Judge Dismisses Case Against Gen. Flynn Following Pardon from President Trump


A federal judge on Tuesday dismissed the criminal case against former Trump administration national security adviser Michael Flynn.

The order from U.S. District Judge Emmet Sullivan was expected in light of the pardon from President Donald Trump that wiped away Flynn’s conviction for lying to the FBI during the Russia investigation.

Sullivan acknowledged in his 43-page order that the president’s pardon required the case to be dismissed. But he claimed that the decision to pardon Flynn was a political, rather than legal, one.

Top Democratic Operatives Were Working Against Biden Earlier Than Previously Thought, Used Debate as a 'Set-Up': Report

“The history of the Constitution, its structure, and the Supreme Court’s interpretation of the pardon power make clear that President Trump’s decision to pardon Mr. Flynn is a political decision, not a legal one,” Sullivan wrote.

“Because the law recognizes the President’s political power to pardon, the appropriate course is to dismiss this case as moot.”

He also argued that the pardon did not mean that Flynn was innocent of a crime to which he had twice pleaded guilty.

Though the president has the right to pardon Flynn, “a pardon does not necessarily render ‘innocent’ a defendant of any alleged violation of the law,” Sullivan wrote. “Indeed, the Supreme Court has recognized that the acceptance of a pardon implies a ‘confession’ of guilt.”

Do you support the dismissal of the case against Flynn?

The order brings to an end a yearslong legal saga.

The Justice Department last spring moved to dismiss Flynn’s case, arguing that there was no basis for the FBI to have questioned him in the first place and that the statements he made during the interview were immaterial to the underlying investigation into whether the Trump campaign had colluded with Russia.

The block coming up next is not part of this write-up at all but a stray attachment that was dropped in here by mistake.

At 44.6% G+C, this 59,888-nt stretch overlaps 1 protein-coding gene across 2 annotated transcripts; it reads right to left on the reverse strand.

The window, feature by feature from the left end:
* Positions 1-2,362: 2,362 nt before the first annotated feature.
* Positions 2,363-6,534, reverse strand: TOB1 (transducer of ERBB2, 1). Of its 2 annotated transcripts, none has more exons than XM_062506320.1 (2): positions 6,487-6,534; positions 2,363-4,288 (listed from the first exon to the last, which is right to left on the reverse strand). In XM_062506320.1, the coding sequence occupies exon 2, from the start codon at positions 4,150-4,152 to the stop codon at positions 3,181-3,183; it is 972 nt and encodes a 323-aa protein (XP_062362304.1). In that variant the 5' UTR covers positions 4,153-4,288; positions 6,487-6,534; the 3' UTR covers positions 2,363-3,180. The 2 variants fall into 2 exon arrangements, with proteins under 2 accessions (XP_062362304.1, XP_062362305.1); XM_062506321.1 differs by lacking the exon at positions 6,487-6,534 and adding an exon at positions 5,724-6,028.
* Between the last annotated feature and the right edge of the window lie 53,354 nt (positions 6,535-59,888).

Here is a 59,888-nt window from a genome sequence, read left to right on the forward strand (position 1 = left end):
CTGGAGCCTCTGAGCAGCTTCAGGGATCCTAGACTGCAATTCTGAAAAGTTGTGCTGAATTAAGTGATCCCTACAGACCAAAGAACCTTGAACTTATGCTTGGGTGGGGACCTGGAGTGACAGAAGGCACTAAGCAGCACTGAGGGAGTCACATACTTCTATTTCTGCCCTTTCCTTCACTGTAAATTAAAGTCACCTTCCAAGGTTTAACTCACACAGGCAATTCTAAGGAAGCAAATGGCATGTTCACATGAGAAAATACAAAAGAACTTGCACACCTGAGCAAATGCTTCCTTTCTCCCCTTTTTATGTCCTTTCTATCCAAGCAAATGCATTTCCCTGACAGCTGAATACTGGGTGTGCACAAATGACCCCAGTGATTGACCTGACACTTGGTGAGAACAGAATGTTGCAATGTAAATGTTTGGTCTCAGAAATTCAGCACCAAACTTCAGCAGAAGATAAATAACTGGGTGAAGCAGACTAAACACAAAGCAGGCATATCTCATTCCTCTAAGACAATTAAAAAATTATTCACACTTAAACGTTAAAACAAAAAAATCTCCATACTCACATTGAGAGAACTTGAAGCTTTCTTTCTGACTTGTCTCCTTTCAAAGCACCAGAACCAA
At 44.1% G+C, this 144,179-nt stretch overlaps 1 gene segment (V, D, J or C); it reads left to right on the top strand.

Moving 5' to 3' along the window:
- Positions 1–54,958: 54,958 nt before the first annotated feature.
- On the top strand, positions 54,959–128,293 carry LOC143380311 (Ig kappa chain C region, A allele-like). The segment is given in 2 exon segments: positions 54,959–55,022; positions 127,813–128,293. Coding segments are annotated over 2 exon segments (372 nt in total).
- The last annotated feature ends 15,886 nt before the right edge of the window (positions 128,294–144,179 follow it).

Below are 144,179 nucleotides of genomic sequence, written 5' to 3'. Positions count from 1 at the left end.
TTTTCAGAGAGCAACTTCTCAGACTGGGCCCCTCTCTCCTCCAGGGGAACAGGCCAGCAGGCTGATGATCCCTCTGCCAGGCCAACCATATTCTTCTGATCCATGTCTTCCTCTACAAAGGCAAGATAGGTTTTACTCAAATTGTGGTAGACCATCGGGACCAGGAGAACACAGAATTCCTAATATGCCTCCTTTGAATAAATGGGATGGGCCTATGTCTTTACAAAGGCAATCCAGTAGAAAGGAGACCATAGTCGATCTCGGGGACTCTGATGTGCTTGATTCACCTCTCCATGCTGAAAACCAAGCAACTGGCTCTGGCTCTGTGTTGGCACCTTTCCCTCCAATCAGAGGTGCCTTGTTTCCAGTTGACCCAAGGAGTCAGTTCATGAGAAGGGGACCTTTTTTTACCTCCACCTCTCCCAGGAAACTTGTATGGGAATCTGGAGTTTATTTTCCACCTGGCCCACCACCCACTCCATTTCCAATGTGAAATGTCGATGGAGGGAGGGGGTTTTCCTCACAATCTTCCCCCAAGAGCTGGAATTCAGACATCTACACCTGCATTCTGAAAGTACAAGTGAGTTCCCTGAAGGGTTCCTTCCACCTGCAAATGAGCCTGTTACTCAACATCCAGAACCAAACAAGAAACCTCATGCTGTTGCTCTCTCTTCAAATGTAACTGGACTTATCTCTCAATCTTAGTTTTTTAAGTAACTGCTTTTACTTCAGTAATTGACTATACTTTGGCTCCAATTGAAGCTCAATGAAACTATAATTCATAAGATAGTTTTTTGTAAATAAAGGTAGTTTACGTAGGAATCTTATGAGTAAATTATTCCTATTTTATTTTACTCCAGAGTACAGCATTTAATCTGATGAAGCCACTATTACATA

Sullivan had resisted the department’s request to dismiss the case and appointed a former federal judge from New York to argue against its motion.

He defended his stance on Tuesday even as he dismissed the case, writing that “many of the government’s reasons for why it has decided to reverse course and seek dismissal in this case appear pretextual, particularly in view of the surrounding circumstances.”

[jwplayer ZL5r9cmh]

The Western Journal has reviewed this Associated Press story and may have altered it prior to publication to ensure that it meets our editorial standards.

Truth and Accuracy

Submit a Correction →

We are committed to truth and accuracy in all of our journalism. Read our editorial standards.

, , , , , ,
The Associated Press is an independent, not-for-profit news cooperative headquartered in New York City. Their teams in over 100 countries tell the world’s stories, from breaking news to investigative reporting. They provide content and services to help engage audiences worldwide, working with companies of all types, from broadcasters to brands. Photo credit: @AP on Twitter
The Associated Press was the first private sector organization in the U.S. to operate on a national scale. Over the past 170 years, they have been first to inform the world of many of history's most important moments, from the assassination of Abraham Lincoln and the bombing of Pearl Harbor to the fall of the Shah of Iran and the death of Pope John Paul.

Today, they operate in 263 locations in more than 100 countries relaying breaking news, covering war and conflict and producing enterprise reports that tell the world's stories.
New York City